Stand With Us at the 2019 Border of Lights Virtual Vigil

Julia Alvarez Commemorates the Victims of the 1937 Haitian-Dominican Republic Massacre

There is a tradition in Latin American of the testimonio, in which those who have been the victims of violence bear witness to what has happened. The triumph of any oppressive system is complete if it results in silencing those who can speak to the atrocities it has committed.

In 1937, a little-known massacre occurred on the border between Haiti and the Dominican Republic. Beginning on the night of October 2nd—some historians place it a few days earlier—and ongoing for a couple of weeks, the Dominican dictator, Rafael Leonidas Trujillo, ordered the slaughter of any Haitian caught on the wrong side of a border, a border which had been recently redrawn and which had always been invisible to all but those privy to maps.

Historians differ on the number of casualties—from a conservative estimate of 6,000 to upwards of 20,000. Some of these historians focus on the inaccuracies of the high-end count, as if a lower number would somehow absolve the Dominican perpetrators of murder. This divergence has been used as a smoke screen, as if without an exact head count, the fact of the massacre cannot be fairly evaluated. These naysayers will never be satisfied as the dead cannot speak and those thrown in the sea left no trace behind. Additionally, they absolve the nation of culpability by explaining the massacre as an act of self-defense, citing an invasion that took place a hundred years earlier when Haitian troops overran the Dominican Republic.

The massacre is popularly known as “the parsley massacre.” Purportedly, the herb was used to distinguish between dark-skinned Dominicans and Haitians, who claimed to be Dominican to avoid slaughter. The would-be victim would be asked to identify the sprig of green, perejil. If the word was mispronounced—a Haitian Kreyol speaker would not trill the r as a Spanish-speaker would—the man, woman, or child would be decapitated or stabbed or bludgeoned to death. Trujillo’s soldiers had been ordered not to use ammunition, so that the killings could not be traced back to his regime.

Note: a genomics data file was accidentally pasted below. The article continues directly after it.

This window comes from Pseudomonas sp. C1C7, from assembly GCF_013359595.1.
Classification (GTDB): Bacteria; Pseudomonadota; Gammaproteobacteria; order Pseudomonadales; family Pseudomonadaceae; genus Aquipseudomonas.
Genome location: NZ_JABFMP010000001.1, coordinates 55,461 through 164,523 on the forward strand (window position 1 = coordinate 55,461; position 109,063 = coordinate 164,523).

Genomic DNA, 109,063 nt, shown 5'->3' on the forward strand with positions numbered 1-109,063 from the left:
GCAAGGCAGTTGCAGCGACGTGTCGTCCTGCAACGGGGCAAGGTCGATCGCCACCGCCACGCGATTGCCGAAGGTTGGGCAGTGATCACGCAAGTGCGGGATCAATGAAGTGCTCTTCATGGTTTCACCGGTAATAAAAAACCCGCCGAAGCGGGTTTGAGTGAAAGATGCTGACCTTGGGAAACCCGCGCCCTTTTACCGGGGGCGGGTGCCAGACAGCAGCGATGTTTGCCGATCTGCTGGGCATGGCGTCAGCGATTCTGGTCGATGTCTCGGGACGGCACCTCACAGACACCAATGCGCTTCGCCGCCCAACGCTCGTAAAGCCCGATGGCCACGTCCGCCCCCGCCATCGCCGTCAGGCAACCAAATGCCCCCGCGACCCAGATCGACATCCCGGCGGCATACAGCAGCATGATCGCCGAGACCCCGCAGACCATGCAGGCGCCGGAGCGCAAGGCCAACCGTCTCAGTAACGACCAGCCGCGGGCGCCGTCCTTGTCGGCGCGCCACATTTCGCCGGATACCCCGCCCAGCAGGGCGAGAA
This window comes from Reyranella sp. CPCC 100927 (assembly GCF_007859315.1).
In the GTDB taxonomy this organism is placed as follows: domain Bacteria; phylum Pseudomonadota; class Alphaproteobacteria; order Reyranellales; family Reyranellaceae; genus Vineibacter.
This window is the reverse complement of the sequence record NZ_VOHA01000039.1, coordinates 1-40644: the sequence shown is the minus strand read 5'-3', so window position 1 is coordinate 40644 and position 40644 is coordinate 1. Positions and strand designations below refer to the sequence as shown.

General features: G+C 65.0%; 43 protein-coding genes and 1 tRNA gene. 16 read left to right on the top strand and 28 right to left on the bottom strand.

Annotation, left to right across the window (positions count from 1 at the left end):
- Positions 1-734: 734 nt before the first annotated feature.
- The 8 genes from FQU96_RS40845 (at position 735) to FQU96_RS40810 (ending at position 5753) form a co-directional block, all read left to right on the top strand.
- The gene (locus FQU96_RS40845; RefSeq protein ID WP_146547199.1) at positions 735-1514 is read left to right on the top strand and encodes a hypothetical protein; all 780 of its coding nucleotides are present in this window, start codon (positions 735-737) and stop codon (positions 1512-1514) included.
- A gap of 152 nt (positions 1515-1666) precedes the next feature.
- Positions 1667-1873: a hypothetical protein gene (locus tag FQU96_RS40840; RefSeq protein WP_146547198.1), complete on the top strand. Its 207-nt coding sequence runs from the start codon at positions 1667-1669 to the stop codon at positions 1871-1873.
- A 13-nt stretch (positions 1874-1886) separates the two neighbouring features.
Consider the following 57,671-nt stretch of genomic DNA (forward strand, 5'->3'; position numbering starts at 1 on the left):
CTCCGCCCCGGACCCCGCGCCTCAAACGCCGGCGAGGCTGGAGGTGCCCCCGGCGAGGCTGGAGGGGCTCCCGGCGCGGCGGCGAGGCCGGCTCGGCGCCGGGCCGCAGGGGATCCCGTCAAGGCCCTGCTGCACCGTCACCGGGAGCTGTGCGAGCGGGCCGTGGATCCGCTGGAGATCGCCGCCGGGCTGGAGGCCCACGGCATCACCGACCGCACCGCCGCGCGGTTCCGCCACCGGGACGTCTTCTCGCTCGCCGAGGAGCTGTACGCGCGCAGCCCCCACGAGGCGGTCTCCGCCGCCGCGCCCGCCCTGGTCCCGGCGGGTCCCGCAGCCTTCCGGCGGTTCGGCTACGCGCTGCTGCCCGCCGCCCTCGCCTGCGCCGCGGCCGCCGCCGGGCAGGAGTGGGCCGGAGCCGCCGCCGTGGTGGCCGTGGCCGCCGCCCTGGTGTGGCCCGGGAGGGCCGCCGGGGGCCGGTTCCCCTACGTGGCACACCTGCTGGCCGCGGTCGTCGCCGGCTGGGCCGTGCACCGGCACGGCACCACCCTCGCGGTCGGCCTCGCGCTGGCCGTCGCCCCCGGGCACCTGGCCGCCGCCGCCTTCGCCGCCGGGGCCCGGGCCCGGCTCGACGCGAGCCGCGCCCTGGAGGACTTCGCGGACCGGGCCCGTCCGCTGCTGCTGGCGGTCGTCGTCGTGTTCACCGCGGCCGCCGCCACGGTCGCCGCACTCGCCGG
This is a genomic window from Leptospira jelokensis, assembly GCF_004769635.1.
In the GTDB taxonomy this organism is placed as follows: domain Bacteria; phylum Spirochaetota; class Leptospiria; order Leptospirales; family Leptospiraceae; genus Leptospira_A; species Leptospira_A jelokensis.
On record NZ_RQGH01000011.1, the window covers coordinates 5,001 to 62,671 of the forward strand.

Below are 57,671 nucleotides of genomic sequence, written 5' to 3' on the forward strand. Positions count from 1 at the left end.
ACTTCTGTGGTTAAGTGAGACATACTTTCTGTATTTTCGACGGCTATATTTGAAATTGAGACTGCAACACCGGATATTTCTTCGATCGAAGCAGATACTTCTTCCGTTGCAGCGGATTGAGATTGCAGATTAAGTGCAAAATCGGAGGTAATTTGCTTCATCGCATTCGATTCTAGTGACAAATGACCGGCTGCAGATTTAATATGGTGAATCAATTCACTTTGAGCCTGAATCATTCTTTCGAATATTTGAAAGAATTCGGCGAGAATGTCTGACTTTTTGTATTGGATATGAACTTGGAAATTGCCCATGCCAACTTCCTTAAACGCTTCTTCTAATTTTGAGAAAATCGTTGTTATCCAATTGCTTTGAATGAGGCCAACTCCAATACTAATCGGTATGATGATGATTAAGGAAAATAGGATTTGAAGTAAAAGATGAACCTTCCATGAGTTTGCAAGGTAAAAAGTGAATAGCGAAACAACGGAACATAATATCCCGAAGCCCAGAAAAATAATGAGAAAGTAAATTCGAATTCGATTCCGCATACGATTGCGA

Since the massacre is rarely studied in history classes, it was no surprise that very few participants had even heard of it.

To this day, 82 years later, the Dominican Republic has yet to openly and honestly address or adequately redress this crime against humanity. As a Dominican, proud of her country and its people, it pains me to see this shameful refusal to acknowledge this disgraceful chapter of our past. For those who argue that we have to move forward, the past is past, we need look no further than the ruling (#168/13) passed by the Tribunal Constitucional, the highest court in the land, in late September 2013, just over a week before the 76th anniversary of the massacre. In it, the Tribunal retroactively revoked the citizenship of an estimated 300,000 Dominicans of Haitian descent, rendering them stateless and legally non-existent. As Padre Regino, a Jesuit priest and activist commented to me, “We eliminated them with knives in 1937, now we do it cleanly with laws.”

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Please consider joining Border of Lights 2019 for its online/virtual vigil on October 5, 2019, #belights #belights19, from 8:00-10:00 pm. You can also find us on Twitter or Facebook for more information (@border_oflights)

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Those of us who have spoken up are accused of being traitors and have received threats and denunciations on a number of social platforms. This vehement defense of a violent crime is painfully ironic given that we are the country that gave the world the shining example of the Mirabal sisters, whose murder by Trujillo’s calies brought down the dictatorship. In 1999, in honor of their sacrifice, the United Nations declared November 25th International Day for the Elimination of Violence against Women. We, Dominicans, should feel compelled to uphold a high standard of nonviolence and justice in their name.

In the spirit of the patriotism they modeled with their lives, a group of Dominicans and Haitians of the Diaspora in solidarity with citizens from both countries and other advocates formed a movement called Border of Lights. On October 2012, the 75th anniversary, we gathered to commemorate the massacre and initiate a series of collaborative community programs between the border towns of Dajabón and Ouanaminthe.